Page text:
As this is the first book in a series, presumably some of the questions I was left with will come to be answered.
All in all, if you're a fan of conspiratorial adventure books, in the vain of Dan Brown and Clive Cussler, then I'm sure you won't be disappointed. It's an easily read, mostly fast paced book which I could easily see being turned into a movie. And maybe the author's much more clever than I think- seeing as I'm left wanting to know more, and will therefore be wanting to read the next in the series!
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Marc Estes

Wednesday, May 6, 2015


This Sunday mother's throughout the country will be honored in many and various ways. Toddlers and preschool children will cheerfully drag their mothers to their favorite fast food places and older children will escort them, with great decorum, to restaurants with actual dinnerware. The majority of children will serve their mothers breakfast in bed, a calamitous tradition that refuses to die. Adult children with children of their own will have greater reverence for their mothers, graced with understanding and empathy. Mothers will righteously accept the presents, cards, flowers and candy, and promises of exemplary behavior in the future. She has always and will continue to deserve the esteem bestowed upon her by her family on this one honored day of each year.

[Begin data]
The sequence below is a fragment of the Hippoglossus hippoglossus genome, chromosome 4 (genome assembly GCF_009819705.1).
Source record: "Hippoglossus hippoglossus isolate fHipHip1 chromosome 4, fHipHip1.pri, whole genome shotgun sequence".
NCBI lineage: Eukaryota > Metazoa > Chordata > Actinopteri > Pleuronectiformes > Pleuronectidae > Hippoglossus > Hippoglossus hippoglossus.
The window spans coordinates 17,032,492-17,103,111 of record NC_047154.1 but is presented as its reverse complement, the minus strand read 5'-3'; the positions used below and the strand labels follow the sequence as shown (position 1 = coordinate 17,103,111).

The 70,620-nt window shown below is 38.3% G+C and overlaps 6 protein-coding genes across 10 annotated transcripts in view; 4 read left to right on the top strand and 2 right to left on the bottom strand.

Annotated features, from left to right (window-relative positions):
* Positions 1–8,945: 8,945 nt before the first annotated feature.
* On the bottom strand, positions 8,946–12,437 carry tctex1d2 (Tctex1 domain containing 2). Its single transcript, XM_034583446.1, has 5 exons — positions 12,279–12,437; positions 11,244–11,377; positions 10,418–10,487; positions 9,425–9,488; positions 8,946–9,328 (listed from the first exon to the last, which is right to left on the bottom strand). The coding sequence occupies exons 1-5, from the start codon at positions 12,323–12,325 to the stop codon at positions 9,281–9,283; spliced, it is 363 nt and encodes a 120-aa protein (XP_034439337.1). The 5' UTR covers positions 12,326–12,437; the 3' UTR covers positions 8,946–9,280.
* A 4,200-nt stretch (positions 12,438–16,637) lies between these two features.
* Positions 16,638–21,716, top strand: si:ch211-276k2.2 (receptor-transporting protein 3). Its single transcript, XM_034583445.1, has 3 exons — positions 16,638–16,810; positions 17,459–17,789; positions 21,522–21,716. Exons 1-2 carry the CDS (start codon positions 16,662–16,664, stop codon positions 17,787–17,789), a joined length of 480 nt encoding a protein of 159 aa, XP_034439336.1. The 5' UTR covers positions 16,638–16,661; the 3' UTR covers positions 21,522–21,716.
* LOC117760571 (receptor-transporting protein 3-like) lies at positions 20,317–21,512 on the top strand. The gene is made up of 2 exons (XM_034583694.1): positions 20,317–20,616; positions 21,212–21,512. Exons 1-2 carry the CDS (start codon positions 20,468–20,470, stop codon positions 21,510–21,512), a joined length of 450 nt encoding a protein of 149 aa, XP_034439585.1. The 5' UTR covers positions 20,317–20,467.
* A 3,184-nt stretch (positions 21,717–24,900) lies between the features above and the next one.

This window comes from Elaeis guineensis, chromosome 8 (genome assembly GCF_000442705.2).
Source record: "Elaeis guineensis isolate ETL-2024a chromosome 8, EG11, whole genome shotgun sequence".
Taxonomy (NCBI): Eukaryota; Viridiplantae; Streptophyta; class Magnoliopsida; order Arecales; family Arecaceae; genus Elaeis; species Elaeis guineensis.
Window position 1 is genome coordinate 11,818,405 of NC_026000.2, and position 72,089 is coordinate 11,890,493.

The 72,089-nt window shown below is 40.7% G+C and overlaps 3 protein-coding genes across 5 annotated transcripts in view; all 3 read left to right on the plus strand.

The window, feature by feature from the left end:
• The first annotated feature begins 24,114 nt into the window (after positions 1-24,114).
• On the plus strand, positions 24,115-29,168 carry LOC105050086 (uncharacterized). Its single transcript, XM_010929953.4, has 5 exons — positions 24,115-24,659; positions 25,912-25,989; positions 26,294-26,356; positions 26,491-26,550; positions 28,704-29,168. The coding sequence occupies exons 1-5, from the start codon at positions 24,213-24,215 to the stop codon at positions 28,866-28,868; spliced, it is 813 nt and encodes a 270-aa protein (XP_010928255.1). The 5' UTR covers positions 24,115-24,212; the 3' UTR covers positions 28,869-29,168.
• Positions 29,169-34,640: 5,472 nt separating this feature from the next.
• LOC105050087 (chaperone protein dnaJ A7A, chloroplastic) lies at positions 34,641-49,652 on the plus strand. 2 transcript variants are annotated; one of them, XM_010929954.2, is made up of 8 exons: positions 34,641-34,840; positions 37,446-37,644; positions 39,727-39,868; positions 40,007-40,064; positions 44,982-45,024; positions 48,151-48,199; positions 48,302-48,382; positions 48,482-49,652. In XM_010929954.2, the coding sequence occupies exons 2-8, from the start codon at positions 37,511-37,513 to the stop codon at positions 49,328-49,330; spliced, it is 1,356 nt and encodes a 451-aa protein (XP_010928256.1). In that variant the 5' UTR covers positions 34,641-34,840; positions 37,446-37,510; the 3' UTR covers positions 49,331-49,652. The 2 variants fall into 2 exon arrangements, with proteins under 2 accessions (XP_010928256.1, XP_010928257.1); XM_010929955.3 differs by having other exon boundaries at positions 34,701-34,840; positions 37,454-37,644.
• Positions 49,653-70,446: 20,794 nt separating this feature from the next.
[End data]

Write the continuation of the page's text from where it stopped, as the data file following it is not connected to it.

Motherhood, while fulfilling in ways too numerous to mention, has never been easy. Today it is even more difficult due to the diverse roles played by the 21th century mother. Some mothers are the sole support of the family; others work to supplement insufficient incomes, while many choose to balance a career with caretaking — all monumental achievements. Some households with dual incomes have learned to share the ongoing chores of home maintenance and child care, but it usually falls to the mother to be the primary nurturer, manager, coordinator and ‘gopher’. In spite of reports on ‘burnout’ among working mothers, and ‘latchkey’ kids left alone too much, many American women are proving themselves capable of being both mother and working woman, placing the emphasis on quality versus quantity time with their children.